Hard days of not working

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Hammer, Flickr image by thefixerMy stepchildren don't ask for much, which is handy, because I haven't got much. I've been on the pension for eight years and, aside from four hours cleaning a week, it's what puts food on the table. But there is not much left over for the stuff teenagers like.

Sometimes I feel guilty. Sometimes I feel like I don't do my bit and that I'm a blight on society. Am I disabled? Or am I just lazy? Is Bipolar Mood Disorder real? Is my tremor real? A little voice in my head still says I'm just over-emotional and weak. That little voice haunts me sometimes.

I come from a long line of hard workers. Three generations of Wharf Labourers, in the days when the docks meant hard physical labour. I remember my grandfather and father talking about work: about Appleton Dock and Station Pier, and the names of the ships they unloaded. Their work was a big part of who they were.

They headed off on shifts that sometimes turned 'double header', which meant they'd work 16 hours straight. They kept turning up day after day, year after year. Sometimes I wonder what the old boys would make of me. What would they say to a bloke who doesn't work? Would they be as generous as the government is? Or would they just not mention it? Would they see me as a failure? Or is that just me projecting my self doubt?

My three brothers are hard workers. They're all in the building trade, and God knows that's a tough game. During the past eight years while I've done nothing, the boys have kept right on working. Building, producing, earning. I love and respect my brothers for who they are and what they've achieved, but sometimes feel like a weak link in the chain.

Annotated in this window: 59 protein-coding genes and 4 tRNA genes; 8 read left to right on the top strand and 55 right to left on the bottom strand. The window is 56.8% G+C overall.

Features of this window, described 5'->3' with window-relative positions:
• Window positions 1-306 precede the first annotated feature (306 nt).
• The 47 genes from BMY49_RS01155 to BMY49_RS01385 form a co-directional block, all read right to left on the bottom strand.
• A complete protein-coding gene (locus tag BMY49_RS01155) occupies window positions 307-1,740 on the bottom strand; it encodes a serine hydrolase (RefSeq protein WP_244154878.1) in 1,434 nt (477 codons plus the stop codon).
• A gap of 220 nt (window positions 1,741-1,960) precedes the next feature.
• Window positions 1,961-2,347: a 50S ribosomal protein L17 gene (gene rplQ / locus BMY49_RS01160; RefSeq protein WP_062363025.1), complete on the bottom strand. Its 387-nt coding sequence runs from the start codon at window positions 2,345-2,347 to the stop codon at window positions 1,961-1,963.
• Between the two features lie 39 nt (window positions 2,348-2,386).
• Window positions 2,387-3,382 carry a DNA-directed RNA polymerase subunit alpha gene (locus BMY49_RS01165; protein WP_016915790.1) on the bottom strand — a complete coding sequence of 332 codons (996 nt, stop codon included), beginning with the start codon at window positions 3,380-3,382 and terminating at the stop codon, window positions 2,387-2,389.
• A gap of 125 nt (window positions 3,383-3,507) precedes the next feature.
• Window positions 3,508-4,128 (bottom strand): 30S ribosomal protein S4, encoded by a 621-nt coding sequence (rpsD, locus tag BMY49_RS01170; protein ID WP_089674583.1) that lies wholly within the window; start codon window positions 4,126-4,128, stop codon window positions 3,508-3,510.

Like their forbears my brothers often talk about their work. They say they hate it and that getting up each day is a struggle, but I know deep down they wouldn't have it any other way. They don't rely on the government. They're supporting themselves.

A day's work is a ritual to them. Their trade is a type of religion, while the endless cycle is almost a prayer. Down the street I see workers in overalls, and for some reason I can't look them in the eye.

When I get a bit despondent my wife Carolyn tries to reassure me that I do enough. She tells me that my cleaning job at the church and being a good husband and stepfather are really important work. I love these roles, I love her encouragement, but even so I often think I should be doing more. My brothers love their wives and kids, and on top of that do a full week's work. The two things are done in tandem by millions of people every day. So why can't I do it? What's so special about me, that I can't be a full time worker?

I used to be a worker. I left school at 15 and worked continually till I was 45. So I remember the steady beat of full time work. But it now seems that I was someone else then. Who am I? Often late at night I ponder that question. But how can I find the answer without a job title to define me?

The year before last I got a full time cleaning job. I lasted six weeks. Six weeks that almost sent me back to the psych ward. I gave it up. Went back on the pension and licked my wounds. I'd had this idea that if I could work full time I could spoil my family a bit. Buy my wife flowers, get the kids an iPod. But it just didn't pan out. Now I do my four hours work, take my pension and try not to listen to that little voice.


Barry GarnerBarry Garner is a 53-year-old DSP pensioner, husband, father of four and grandfather of four. He is studying writing part time at St Albans Victoria University TAFE.

Topic tags: Barry Garner, disability, not working, pension, Bipolar Mood Disorder

 

 

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Well done young man. The professionals probably have a word for this kind of writing - confessional maybe, anyway something esoteric. But you write a clear, simple prose that gives delight to a fellow wannabe. I assure you that this is in no way meant to be patronising. Any more than reminding you that you are a young man and have plenty of time.
Frank | 09 June 2010


Your writing gave me goose bumps. Go well.